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What is it about nice people that attract total idiots?Nice people are martyrs. Idiots are evangelists.


Sunday, March 20, 2016

Sunday message- the Big picture again

“Disaster, has its roots in happiness,
and happiness, lurks in disaster.
Who knows when this cycle will end?”
Tao Te Ching, v 58

The other night I heard a preacher say, "This is the first generation to believe that happiness will be found IN THIS LIFE."  Think on that.  You're at work, and somebody down the line who didn't pay attention or didn't care sent a mistake down to you- which you now have to fix.  You're at home watching TV, and suddenly the channel goes dead.  You're typing away and a stray knuckle hits that otherwise useless "windows" button and erases what you had just so eloquently put.  And you get mad.  It isn't fair!

Or you are at the hospital with a loved one whose life depends on a procedure you cannot possibly afford.  The middle of a blizzard and your HVAC goes out.   Election night and the person you are sure will bring your area to ruin is leading.  It's not fair!

Once upon a time, I took a step back.  I was reading Russian history (always a good place to look for hope), and I began to wonder what it had to be like for the poor Christian peasant who slaved all day and half the night, in the bitter cold and the bittersweet summer, for enough food that MIGHT keep his family whole and alive- if not for the share the Tsar took, or the tax collector took, or the prince of the town took, or spoilage took.  I asked God to open me up to feel what that sense of hopelessness must have felt like.  Believe me, it didn't take long until I made like Samantha Stevens and shouted, "Reverse the curse!"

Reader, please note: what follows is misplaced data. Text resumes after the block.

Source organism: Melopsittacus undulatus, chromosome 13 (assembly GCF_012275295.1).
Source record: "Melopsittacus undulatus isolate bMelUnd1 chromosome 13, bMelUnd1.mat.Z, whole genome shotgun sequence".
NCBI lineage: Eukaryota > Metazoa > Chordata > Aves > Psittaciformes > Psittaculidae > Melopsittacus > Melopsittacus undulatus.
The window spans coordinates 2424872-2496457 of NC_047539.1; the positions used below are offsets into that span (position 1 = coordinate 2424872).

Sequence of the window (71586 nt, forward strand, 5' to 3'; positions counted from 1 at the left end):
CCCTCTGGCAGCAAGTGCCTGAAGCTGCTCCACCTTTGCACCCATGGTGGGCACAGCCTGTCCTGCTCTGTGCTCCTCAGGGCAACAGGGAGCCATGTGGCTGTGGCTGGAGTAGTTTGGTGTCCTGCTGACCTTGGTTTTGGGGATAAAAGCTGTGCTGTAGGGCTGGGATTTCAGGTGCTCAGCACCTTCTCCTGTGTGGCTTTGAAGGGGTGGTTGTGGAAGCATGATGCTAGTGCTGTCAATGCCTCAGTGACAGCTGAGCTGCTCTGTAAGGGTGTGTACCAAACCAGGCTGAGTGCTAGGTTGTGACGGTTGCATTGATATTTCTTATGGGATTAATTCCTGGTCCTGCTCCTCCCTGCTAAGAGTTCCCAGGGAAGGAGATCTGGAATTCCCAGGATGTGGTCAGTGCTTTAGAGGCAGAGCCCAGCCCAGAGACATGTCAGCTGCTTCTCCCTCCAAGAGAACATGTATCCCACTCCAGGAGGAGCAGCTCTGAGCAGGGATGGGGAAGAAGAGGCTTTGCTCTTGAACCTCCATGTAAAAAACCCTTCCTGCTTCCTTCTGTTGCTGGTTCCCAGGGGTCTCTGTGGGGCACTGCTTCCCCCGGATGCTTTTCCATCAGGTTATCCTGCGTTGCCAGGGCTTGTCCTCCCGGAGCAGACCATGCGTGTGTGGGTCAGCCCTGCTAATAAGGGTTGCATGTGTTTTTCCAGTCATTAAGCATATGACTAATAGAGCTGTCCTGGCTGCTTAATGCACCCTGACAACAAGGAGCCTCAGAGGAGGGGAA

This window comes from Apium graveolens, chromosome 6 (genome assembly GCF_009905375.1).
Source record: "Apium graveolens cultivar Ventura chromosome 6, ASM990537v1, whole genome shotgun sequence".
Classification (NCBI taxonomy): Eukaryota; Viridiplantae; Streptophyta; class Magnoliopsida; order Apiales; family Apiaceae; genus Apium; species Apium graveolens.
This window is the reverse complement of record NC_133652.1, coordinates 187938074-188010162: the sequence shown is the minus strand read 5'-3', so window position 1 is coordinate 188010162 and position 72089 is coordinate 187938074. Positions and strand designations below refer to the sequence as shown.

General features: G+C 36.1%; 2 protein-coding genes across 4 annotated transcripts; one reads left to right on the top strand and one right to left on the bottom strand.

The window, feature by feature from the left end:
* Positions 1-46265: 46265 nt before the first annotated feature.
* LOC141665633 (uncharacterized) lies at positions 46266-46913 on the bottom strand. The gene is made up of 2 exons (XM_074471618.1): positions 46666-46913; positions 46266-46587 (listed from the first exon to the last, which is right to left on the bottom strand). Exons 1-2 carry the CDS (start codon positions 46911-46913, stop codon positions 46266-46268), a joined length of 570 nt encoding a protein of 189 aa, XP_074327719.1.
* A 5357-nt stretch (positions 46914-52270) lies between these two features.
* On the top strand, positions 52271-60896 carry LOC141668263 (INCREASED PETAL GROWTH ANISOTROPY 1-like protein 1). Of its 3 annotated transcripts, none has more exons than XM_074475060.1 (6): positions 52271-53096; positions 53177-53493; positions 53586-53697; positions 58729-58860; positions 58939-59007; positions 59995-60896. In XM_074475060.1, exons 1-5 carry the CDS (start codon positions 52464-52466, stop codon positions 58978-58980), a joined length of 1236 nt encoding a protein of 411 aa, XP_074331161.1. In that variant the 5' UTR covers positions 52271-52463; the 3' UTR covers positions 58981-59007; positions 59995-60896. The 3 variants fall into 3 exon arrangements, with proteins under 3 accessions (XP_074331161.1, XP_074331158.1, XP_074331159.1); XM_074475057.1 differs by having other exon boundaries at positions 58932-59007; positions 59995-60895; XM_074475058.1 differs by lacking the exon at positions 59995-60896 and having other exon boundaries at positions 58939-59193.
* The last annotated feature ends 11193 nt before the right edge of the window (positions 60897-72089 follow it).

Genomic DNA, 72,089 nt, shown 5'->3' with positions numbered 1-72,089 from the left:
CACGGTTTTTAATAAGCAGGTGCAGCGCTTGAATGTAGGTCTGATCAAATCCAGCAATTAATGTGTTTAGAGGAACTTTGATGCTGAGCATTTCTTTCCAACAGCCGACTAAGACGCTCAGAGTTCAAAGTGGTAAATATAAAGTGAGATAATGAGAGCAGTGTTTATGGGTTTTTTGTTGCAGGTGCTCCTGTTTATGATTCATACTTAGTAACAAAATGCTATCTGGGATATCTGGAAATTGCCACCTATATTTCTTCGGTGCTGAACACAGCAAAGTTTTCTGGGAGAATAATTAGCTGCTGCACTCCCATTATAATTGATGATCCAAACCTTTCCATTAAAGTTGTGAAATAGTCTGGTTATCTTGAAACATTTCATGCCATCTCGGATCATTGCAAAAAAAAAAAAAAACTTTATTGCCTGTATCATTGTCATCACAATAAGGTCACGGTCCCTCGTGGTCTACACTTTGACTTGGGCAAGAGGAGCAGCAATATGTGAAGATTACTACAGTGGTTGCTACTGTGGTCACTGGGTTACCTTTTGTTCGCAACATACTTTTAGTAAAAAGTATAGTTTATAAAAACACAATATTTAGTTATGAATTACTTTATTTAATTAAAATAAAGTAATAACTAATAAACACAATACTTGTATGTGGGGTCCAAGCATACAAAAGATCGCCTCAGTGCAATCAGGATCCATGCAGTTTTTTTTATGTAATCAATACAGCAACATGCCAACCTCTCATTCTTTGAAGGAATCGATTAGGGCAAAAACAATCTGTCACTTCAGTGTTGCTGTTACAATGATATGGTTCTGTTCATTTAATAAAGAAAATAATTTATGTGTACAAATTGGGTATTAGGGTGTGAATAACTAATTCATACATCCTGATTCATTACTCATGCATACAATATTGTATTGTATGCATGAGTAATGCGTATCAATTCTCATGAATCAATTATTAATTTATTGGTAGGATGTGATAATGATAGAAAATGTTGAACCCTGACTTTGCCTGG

But here's the thing.  VASTLY more people know about THAT life than know about the life YOU have if you are reading this.  We only think we know disaster, but even when a storm comes and sweeps "everything" away, it only seems so bad because of the height from which we have fallen.

When I first started sponsoring kids, the description of the home in which that first child lived went like this:  Dirt floor, corrugated tin walls- an affluence there.  No sanitation, electricity, running water.  A bag of Milky Ways would cost nearly a year's wages, if the child had someone watching over him who was working.  Father unknown and disappeared (but actually returned to the scene years later), mother went off to the city to find work and never returned.  This is the reality in MOST places in this world.  And yet, he was a happy child, glad to be in a program where he was receiving our help, happy to be able to learn, to play.  Able to deal with the situation not out of some greater spiritual strength than we have, but because it was ALL HE KNEW.

My point- and you can draw several if you like, but here's what I'm shooting for- is that we here in the "developed world" expect a certain standard.  We feel God has abandoned us when life doesn't meet these expectations.  "If there was a God, so-and-so wouldn't have died/I wouldn't have this cancer/the nation wouldn't be in this shape."  But that's not God's idea, that's YOUR idea.

You see, God is about the Big Picture, which I have said over and over.  And that big picture is, creating a people peculiar to Himself, to share the Glories of Heaven with.  Earth is only a forge.  Too many of us profess faith in God, but only live as if this world is all we get.  Because this world lies to us that very thing.  Get what you can while you can get it.  And if you don't get it, well, that just proves that there's no such thing as God.  I defy any atheist to give me a reason for their disbelief that cannot be boiled down to that statement right there.  What good is God if He is not our magic genii in the here and now?